Keep in Touch

Subscribe to stay up to date on Seacology’s events, trips, and projects.

  • Email Address
  • This field is for validation purposes and should be left unchanged.



Guadalupe Island


Conservation benefit: 1,235-acre marine reserve for 10 years

Community benefit: Sea water desalination system

Date Approved: 01.2010


This project protects ocean ecosystems, making coastal communities more economically and physically secure in the face of climate change.

Guadalupe Island, with a total land area of 80,000 acres, is one of the most remote islands of Mexico. It also has one of the best preserved marine environments in the country. In 2007, the government decreed the Guadalupe Island Biosphere Reserve. Since then, the Natural Protected Areas Commission has protected the island’s natural resources. Guadalupe Island is a great example of cooperation between government and nonprofit entities to help an island ecosystem recover. (In 2000 and 2002, Seacology funded fences to keep invasive goats out of sensitive areas with endemic plant species. Goats have since been removed from the island.)

The island’s only community consists mostly of families who have been fishing for lobster and diving for abalone for decades. They must haul water on a rough road from a small spring 10 miles away, and their most urgent need is a water desalination plant. With Seacology’s help, the community will buy a desalinization system that can supply up to 3,000 gallons per day. The water supply could also support reforestation and restoration, particularly in the remaining patches of endemic forest.

In exchange, the community will create and protect a 1,235-acre marine reserve. Reserve rules prohibit fishing, extraction of resources, damage to the sea floor, contamination, and any other kind of damage for 10 years.

Project Updates

February 2014

The desalination plant continues to operate smoothly, providing fresh water for cooking and cleaning. (Seawater is used for toilets.) With water available, children can now stay on-island to attend school. Families live on the island from September to June, for the lobster and abalone seasons. The Fisheries Secretary of Baja California visited the island and project. The marine reserve has been continually protected, and neither island residents nor visitors have fished there.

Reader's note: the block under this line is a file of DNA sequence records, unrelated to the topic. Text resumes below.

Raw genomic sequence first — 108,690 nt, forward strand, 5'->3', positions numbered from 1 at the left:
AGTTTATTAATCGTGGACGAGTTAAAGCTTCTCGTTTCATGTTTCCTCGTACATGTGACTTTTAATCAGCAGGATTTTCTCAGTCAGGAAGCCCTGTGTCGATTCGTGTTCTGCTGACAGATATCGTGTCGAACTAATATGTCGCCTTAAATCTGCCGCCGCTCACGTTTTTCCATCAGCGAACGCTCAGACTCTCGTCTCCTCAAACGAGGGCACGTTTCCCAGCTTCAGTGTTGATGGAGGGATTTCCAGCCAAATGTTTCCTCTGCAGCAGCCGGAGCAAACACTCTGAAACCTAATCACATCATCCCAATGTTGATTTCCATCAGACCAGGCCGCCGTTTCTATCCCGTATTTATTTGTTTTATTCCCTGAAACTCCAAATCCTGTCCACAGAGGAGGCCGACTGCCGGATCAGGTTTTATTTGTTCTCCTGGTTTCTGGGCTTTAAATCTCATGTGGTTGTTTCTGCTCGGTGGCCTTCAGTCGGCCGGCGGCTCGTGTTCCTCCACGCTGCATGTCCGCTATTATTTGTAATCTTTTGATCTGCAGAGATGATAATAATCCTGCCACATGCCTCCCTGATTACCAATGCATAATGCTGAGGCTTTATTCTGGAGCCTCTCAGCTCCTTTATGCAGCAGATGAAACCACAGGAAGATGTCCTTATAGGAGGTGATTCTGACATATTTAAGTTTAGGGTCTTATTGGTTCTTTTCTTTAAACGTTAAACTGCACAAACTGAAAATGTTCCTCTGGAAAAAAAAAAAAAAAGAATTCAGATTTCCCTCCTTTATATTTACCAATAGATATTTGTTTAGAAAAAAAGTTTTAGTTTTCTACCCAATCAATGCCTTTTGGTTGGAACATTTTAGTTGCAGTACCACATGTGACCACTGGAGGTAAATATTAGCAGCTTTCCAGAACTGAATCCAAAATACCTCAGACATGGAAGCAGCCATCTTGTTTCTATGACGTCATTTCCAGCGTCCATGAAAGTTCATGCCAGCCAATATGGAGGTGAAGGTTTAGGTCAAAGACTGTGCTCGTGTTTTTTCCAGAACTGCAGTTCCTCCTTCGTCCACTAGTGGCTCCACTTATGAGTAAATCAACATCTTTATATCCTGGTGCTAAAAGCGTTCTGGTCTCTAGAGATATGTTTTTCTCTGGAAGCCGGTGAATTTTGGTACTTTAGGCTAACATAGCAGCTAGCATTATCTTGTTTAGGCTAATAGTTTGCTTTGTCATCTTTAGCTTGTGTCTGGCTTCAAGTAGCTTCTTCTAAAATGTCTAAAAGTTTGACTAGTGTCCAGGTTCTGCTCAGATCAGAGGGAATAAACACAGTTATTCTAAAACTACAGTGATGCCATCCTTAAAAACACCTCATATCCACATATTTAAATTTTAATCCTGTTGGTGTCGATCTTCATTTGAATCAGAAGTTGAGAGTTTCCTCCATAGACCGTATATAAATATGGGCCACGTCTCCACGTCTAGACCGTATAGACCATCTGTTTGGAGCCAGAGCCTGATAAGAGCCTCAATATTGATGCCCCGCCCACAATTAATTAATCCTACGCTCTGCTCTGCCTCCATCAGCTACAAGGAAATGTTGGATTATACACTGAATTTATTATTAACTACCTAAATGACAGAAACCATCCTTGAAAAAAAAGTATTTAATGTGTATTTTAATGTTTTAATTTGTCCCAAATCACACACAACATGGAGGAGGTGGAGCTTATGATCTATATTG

Read more

February 2013

The desalination system is providing clean water for community members. The fishers’ cooperative has been respecting the protected area for the last year, since the agreement. No demarcation signals or buoys have been placed for outsiders, who have very little activity in the area.

Read more

June 2011

The desalination plant was pre-assembled in April 2011 and arrived on the island on April 15 on a navy boat. The building that will hold the plant is ready. The technicians from the desalination company were scheduled to arrive on the island to assemble the plant, test its operation, and train locals on its maintenance during late April and early May.

Read more

September 2010

Field representative José Angel Sánchez Pacheco reports that the Guadalupe Island cooperative has received the environmental impact assessment. They expect to have the results of the final analyses soon. Shortly after that they will purchase the plant and install it.

Read more

May 2010

Field representative José Angel Sánchez Pacheco reports that before the desalination system on the island can be installed, the community needs permits and an environmental impact assessment, because it is a Federal Natural Protected Area. The Guadalupe cooperative applied for a grant from the State of Baja California Fisheries Department to pay for the study and get the permits. Currently, the study is in progress with the support of the NPA managers. Additionally, the company that will provide and install the system, and train local people to maintain it, found a system that will produce double the water capacity for the same price.

Read more
- +